INJECTION MOLDING: Foaming Technology Works on Conventional Presses

Profoam process uses physical foaming with a liquid propellant.

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Arburg has collaborated with the Institute for Plastics Processing (IKV) in Aachen, Germany, to introduce the Profoam process for foaming thermoplastic molded parts. Unlike other physical foaming technologies, this process can be used on conventional injection molding machines without modification.

In Profoam, the plastic granules are mixed with liquid propellant in a granulate airlock (photo) upstream of the injection unit, which has a normal screw geometry. The result is a lightweight part with low distortion and homogeneous foam structure.

Arburg first demonstrated the technique at its Technology Days 2015 in Lossburg, Germany, in March. There, it produced two airbag housings made from fiber-reinforced PP in a cycle time of around 70 sec on an electric Allrounder 820 A. The part (photo) was 280-mm long and weighed 272 g, about 18% less than if made by conventional injection molding.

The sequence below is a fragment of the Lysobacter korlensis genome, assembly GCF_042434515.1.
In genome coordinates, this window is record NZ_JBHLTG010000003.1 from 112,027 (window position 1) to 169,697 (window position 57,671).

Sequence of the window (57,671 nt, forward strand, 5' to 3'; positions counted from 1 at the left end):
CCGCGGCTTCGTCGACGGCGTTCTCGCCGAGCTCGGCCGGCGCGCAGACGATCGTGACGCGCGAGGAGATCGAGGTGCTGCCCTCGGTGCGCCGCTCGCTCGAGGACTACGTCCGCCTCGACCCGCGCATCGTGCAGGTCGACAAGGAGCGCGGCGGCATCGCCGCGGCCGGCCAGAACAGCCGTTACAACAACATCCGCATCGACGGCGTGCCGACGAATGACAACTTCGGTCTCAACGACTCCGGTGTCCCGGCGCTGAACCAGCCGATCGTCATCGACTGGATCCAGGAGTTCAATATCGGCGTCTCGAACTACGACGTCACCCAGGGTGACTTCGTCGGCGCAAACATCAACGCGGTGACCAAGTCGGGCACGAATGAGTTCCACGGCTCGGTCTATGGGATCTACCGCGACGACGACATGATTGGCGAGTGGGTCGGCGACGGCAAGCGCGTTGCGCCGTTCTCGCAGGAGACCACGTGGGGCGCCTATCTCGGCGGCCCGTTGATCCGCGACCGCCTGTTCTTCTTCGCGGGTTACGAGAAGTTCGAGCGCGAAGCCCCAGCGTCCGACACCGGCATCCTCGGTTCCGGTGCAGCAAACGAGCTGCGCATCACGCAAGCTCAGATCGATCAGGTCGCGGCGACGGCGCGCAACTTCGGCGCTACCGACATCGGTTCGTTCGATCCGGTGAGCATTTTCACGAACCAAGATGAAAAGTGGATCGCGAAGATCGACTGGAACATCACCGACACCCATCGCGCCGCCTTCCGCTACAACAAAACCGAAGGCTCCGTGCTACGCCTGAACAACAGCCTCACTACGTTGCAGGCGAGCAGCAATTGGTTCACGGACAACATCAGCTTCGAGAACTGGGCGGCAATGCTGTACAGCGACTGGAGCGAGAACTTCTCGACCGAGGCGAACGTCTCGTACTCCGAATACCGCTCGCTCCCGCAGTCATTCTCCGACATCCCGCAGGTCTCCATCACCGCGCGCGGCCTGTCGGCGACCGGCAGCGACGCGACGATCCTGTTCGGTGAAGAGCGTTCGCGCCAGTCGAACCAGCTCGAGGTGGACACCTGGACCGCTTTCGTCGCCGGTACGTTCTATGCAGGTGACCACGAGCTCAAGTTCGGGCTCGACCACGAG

Arburg also discussed Profoam at the June opening of its new U.S. headquarters in Rocky Hill, Conn. (see Starting Up).

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New Foam Molding Process in Development

At May’s SPE Annual Technical Conference in Milwaukee, researchers from the Institute of Plastics Processing (IKV) in Aachen, Germany, presented a progress report on a developmental physical-foaming process for standard injection machines.